Maryiah and Daena were dear friends, both Princess, both bold and girlish, and both whose sons become friends.

The Prince Daeron addressed him. They had their treasured items In a wagon, drawn by the heat hearty mules. And also guest gifts from Dorne.  For the Dornish held the custom of Guest Rites, and gave guests a gift when a visit had come to an end. Though Brynden might get to look at them early. 

“Brynden while you are helping Rhaegal in, would you help me with the books?” 
Prince Daeron always had a book nearby. Even traversing the Red Sands of Dorne.  He moved them easily.  He was stronger than he looked.  Or perhaps just an adult.  He was no great warrior.  A bit of a round belly and his face was a bit fuller.  He was no great beauty either, like Naerys without much shape to his face. Not much of a chin or cheek either. He smelled like books. He had not been so red as the other men. He was a sensible careful man and had covered his face from the sun in a riding habit. A dragon did not sweat.  Perhaps Maekar should wear one too.
THe King was excited and merry over these books as a little boy over honeycakes “These are precious antiques.  Some say from the Heroes age.  Accounts from the Reach of what they called the double winter.  You must remember Agriculture was much different at that time.  To THEM A double winter. A winter that lasted one year…  Only one… and by most standards half a winter… but still it has incredible accounts of the agricultural practices of the Reach at the time and a supposed evidence of a winter wheat. Whither it was a wheat they ate at winter or a crop that can be grown in winter we don’t know.  The maesters don’….  “
Brynden made and attempt to hold them.  But timidly Daeron held the books over Bryn’s head almost forgetting Brynden was so short.

“Actually I will hold these.  You might bring in my other books.  These were entrusted to me by Lord Florent and I will see them treated as treasures. Boys can be a little …  rough.” He said “I will hold onto them Brynden. I’ll help you.” He fingered them “There could be very important knowledge of…” He trailed off.

“What is agriculture, your grace.” Brynden said bamboozled by all such great and courtly talk.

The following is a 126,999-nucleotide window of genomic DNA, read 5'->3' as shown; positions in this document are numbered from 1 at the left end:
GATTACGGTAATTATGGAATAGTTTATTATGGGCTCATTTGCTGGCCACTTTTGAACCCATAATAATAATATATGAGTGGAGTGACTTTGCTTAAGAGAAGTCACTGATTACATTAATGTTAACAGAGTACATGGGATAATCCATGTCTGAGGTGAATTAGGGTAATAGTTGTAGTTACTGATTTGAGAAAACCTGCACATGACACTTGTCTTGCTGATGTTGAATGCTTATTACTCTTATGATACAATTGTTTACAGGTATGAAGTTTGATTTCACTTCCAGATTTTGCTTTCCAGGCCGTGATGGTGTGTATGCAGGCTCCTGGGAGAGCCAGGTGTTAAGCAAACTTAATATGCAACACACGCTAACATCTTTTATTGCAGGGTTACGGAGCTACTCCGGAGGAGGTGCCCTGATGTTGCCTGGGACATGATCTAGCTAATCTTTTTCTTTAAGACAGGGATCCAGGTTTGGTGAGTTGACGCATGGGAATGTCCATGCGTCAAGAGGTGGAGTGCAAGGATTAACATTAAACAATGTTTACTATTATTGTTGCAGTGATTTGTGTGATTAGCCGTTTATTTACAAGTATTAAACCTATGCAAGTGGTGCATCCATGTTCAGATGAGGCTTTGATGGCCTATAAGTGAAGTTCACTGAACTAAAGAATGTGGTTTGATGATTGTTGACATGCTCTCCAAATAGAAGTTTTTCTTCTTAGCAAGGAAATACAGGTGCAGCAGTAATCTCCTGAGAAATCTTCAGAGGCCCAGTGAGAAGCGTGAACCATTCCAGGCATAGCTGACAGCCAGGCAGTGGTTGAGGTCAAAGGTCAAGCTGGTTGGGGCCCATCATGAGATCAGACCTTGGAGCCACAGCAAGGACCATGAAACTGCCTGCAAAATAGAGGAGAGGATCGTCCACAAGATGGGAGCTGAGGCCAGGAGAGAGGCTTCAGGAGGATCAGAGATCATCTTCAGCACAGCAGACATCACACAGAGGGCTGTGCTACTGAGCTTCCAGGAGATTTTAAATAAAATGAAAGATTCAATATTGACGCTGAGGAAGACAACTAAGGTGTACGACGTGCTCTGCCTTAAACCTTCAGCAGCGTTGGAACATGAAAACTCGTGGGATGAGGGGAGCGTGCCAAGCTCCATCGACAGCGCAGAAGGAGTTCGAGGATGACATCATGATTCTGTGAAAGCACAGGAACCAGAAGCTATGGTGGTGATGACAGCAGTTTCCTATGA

“It is farming. And growing plants….”  Aerys said from his seat on the cart. Potter who had been driving the wagon helped the boy down. No one had noted him there. His mule, a black one covered in books now walking behind the cart.  Aerys gave the black creature a pet.

“Oh.  Such a book.”  Brynden tried to sound interested.  It seemed a serious grownup book for maesters and kings.  Maybe he wouldn’t understand. 

He and Potter grabbed the arms full of books. They’d take some time to unload.  Aerys didn’t even pretend to be helpful. Only holding the book he was holding.

“That was clever.  Thank you Lord Aerys.” Brynden tried to encourage him to move with a sarcastic look.
The middle son of Daeron, Aerys, didn’t care to ride his mule anymore on that trip. He wanted to ride in the wagon “I’m so tired. We’ve been on the road for a hundred million years.  We stopped for water…  My legs were tired.”  He said “I was reading this book.” He said “I didn't want to put it down to hold onto a mule.”
The mule knickered at them as Brynden held all the books.
“What book do you have there?” Brynden wondered if it would be more exciting than whatever Prince Daeron was talking about.
“Century of Blood.  It has a war.  And a king killing himself and plague and a famine and Dothraki screamers.” He sniffled.  It was a cheap pamphlet on smeared wood pulp paper.

His father rolled his eyes.